That means in 1 individual 10/10,000 = 1/1000 genes have been mutated. So
if we have a population of 1000 individuals, it is reasonable that in one
generation such a mutation will arise.
Now, if we want to _undo_ that particular mutation, it will require the
reverse mutation at that exact spot (not just in that exact gene). So at
10 mutations per individual per generation, and 1000 individuals we have
~10,000 new mutations per generation. But we are waiting for one mutation in 3,000,000,000 now - and so it will take roughly 300,000 generations!
If undoing the mutation took two specific mutation reversals, it would
take approximately 90,000,000,000 generations.
I hope this helps.
> -----Original Message-----
> From: firstname.lastname@example.org [mailto:email@example.com]On Behalf
> Of Ray Recchia
> Sent: Mon, May 05, 2003 9:15 PM
> To: firstname.lastname@example.org
> Subject: Re: latent mutation
> Thanks for the effort Chris. Don't sweat it too much. I may try to look
> Wilson after I finish his book and I'll see if he has any examples
> Jake, I think the term "atavism" is fairly close to what I'm looking for,
> but it doesn't seem quite the same. Atavism would seem to cover
> the stage
> where the spotting mechanism disappears with point mutations but not the
> potentially quicker re-evolution of the spots again when the
> condition for their selection re-appears.
> The book 'Darwin's Cathedral' by the way has more to do with cultural
> selection of religions. The idea for latent adaptation came when he was
> discussing guppy species differences in response to different types of
> predation. Because the differences in predation seem to me to be things
> that might fluctuate within the environment on a fairly frequent basis I
> thought something like a 'latent adaptation' might end up present within
> the species.
> At 05:48 PM 5/5/2003 -0700, you wrote:
> >aren't point mutations those undesirable things that "bad" dna
> have? heh. I
> >don't think that species would evolve to include point mutations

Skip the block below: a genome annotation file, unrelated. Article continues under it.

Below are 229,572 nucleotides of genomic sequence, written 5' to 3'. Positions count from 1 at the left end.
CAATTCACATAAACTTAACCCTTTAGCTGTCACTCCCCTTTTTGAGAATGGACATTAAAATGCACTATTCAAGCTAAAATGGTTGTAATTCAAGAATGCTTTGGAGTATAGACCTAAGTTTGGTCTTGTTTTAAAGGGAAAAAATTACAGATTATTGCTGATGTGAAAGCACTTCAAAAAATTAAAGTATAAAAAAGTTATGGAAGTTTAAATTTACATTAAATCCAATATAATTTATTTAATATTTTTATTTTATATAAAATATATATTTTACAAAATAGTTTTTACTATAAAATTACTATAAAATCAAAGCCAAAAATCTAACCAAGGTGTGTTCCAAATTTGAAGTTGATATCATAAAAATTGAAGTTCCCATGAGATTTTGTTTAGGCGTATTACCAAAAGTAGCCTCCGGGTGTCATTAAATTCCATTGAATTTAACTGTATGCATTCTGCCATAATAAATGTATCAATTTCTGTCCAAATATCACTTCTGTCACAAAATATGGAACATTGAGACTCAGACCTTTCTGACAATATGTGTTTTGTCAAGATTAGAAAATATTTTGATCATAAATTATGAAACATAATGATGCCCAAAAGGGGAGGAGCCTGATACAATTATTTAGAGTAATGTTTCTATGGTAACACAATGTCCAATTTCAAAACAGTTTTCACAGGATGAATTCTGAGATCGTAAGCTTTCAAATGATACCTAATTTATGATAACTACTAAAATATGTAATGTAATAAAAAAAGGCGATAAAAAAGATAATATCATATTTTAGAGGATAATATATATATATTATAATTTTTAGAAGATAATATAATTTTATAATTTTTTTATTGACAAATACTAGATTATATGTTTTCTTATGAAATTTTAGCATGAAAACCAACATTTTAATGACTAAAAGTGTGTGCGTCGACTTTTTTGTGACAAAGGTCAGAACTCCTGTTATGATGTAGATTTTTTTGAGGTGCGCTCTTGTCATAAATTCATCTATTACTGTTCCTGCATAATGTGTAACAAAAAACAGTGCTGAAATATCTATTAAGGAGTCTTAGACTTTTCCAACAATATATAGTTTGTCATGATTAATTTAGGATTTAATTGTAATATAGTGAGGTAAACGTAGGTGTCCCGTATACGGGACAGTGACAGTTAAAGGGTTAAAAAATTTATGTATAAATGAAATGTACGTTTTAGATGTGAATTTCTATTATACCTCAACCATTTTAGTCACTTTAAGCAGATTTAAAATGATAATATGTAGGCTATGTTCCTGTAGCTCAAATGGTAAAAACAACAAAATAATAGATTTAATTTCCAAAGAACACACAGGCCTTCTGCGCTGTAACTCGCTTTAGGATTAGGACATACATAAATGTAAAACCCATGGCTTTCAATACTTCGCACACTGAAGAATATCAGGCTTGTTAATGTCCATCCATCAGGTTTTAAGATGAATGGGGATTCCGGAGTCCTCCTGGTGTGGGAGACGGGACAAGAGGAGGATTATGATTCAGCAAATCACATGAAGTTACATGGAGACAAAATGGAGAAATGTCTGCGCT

> since this
> >would mean screwing up all of their dna. think more. if a species is both
> >gray and spotted, when gray is good and spots are bad (since it wouldn't
> >un-evolve the spots hm?) won't it like, get killed? that's not good. read
> >selfish gene, by dawkins. best dna book out there.
> >always, sabrina
> I don't think you got it. I'll spell it out a bit more clearly
> Under environmental condition 1 a bland grey animal is better camouflaged.
> Environmental condition 2 arrives. Grey bland animals are no longer the
> best camouflage
> Over time our species slowly evolves the ability to appear with
> spots. Under environmental condition 2 spotted animals are
> better camouflaged.
> Environmental condition 1 returns. Now spots are no longer the best
> camouflage again.
> Instead of completely eliminating all the genes for spots, they are just
> disabled with point mutations that prevent the genes from expressing
> themselves and the species returns to its grey state.
> Environmental condition 2 returns. Now spotting can reappear much more
> quickly because instead of having to re-evolve the entire spotting
> mechanism only the disabling point mutations have to be reversed.
> I don't think this is something Dawkins discusses, although I see nothing
> in his ideas that would contradict the possibility of it
> happening. I did
> read 'The Selfish Gene' and I agree that it is quite a good book.
> Ray Recchia
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This was distributed via the memetics list associated with the
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For information about the journal and the list (e.g. unsubscribing)